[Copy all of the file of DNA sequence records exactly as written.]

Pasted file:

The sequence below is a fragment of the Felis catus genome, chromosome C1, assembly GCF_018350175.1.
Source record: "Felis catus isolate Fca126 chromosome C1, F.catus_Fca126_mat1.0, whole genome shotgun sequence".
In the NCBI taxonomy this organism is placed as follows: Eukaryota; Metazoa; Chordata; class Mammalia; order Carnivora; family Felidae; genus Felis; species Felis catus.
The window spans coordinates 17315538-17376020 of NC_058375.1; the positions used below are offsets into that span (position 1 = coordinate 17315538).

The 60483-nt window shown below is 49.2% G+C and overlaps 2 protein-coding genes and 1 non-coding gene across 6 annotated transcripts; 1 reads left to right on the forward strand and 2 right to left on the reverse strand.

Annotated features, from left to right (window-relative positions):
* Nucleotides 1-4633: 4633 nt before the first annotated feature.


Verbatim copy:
The sequence below is a fragment of the Felis catus genome, chromosome C1, assembly GCF_018350175.1.
Source record: "Felis catus isolate Fca126 chromosome C1, F.catus_Fca126_mat1.0, whole genome shotgun sequence".
In the NCBI taxonomy this organism is placed as follows: Eukaryota; Metazoa; Chordata; class Mammalia; order Carnivora; family Felidae; genus Felis; species Felis catus.
The window spans coordinates 17315538-17376020 of NC_058375.1; the positions used below are offsets into that span (position 1 = coordinate 17315538).

The 60483-nt window shown below is 49.2% G+C and overlaps 2 protein-coding genes and 1 non-coding gene across 6 annotated transcripts; 1 reads left to right on the forward strand and 2 right to left on the reverse strand.

Annotated features, from left to right (window-relative positions):
* Nucleotides 1-4633: 4633 nt before the first annotated feature.